On Tuesday, December 31, 2013, Andy Summers – my favorite guitarist and musician of all time – turns 71 years old.
I first became acquainted with the music of Summers in 1983 at the age of 10 in a Catholic elementary school classroom when I heard a hypnotic and futuristic-sounding pop/rock song emanating from the radio of Candy, my substitute teacher. When I asked what the song was and who recorded it, I was promptly informed that it was “Spirits in the Material World” by The Police. I was instantly hooked, so much so that that Christmas, my parents got me a vinyl copy of Synchronicity, The Police’s fifth and final studio album and one of the biggest hits of the year. The Police have since remained my favorite rock band of all time.
Summers was the guitarist for the mega-popular group, who were active in the late 1970s and early 1980s and reunited for a 30th anniversary tour in 2007 and 2008. Being a good decade older than his bandmates Sting and Stewart Copeland, Summers began his professional recording career in the early 1960s, playing for Zoot Money’s Big Roll Band (which later became the psychedelic but short-lived Dantalian’s Chariot), Eric Burdon’s New Animals, and Soft Machine. After formally studying guitar at Northridge University in California from the late 1960s to the early 1970s, Summers returned to England and plied his trade as a session guitarist for Joan Armatrading, Neil Sedaka, Kevin Coyne, and Deep Purple’s Jon Lord before achieving monumental success and international stardom with The Police.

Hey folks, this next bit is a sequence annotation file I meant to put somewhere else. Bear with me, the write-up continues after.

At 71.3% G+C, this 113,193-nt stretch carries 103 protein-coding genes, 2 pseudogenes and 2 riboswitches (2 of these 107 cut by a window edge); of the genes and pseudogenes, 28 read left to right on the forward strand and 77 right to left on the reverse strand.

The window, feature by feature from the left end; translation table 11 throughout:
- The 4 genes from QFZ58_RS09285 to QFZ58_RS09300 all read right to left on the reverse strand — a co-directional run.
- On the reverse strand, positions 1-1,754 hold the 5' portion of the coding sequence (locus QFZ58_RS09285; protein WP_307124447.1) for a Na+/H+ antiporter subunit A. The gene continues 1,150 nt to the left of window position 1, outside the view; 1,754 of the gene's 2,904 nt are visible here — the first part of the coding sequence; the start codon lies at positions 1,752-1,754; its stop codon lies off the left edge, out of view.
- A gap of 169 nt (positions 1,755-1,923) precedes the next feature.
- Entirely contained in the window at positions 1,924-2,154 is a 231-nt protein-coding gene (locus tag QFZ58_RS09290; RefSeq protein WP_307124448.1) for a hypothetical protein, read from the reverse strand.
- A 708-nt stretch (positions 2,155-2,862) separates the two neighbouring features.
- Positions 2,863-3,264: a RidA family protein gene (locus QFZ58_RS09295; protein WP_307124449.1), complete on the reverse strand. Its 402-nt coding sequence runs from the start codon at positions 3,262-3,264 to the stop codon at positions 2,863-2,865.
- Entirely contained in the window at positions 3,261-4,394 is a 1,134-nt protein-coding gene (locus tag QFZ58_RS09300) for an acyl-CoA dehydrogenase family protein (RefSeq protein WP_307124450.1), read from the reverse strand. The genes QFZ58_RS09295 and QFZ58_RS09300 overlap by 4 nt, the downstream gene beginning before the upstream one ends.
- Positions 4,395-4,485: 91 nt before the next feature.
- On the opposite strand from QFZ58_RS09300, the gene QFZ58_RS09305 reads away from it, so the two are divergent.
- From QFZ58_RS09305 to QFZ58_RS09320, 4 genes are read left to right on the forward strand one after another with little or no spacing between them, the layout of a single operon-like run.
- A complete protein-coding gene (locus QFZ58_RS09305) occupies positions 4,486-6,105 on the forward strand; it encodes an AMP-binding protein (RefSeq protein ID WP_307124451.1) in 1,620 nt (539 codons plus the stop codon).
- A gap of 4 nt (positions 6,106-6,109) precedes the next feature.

After the dissolution of The Police in the early 1980s, Summers scored some Hollywood films (Down and Out in Beverly Hills, Weekend at Bernie’s) and recorded one rock vocal album before establishing himself as an acclaimed and accomplished contemporary instrumental guitarist across a variety of styles, including jazz, fusion, New Age, and world music.
I was privileged to interview Summers by telephone in Fall 2000 for the January 2001 issue of DirecTV: The Guide. I was pleasantly surprised when I discovered that Summers posted a notice of the interview in the news section of his Web site. Later, I met Summers in person during his book tour in Fall 2006, just a few months before The Police reunited for a 30th anniversary reunion tour, which I was fortunate to attend twice in August of 2007 and 2008.
For a good overview of Summers’ solo work, I highly recommend the following albums: Mysterious Barricades, A Windham Hill Retrospective, Synaesthesia, and The X Tracks. My personal favorite Summers albums are Mysterious Barricades, The Golden Wire, Charming Snakes, World Gone Strange, Synaesthesia, Earth and Sky, First You Build a Cloud, and Fundamental.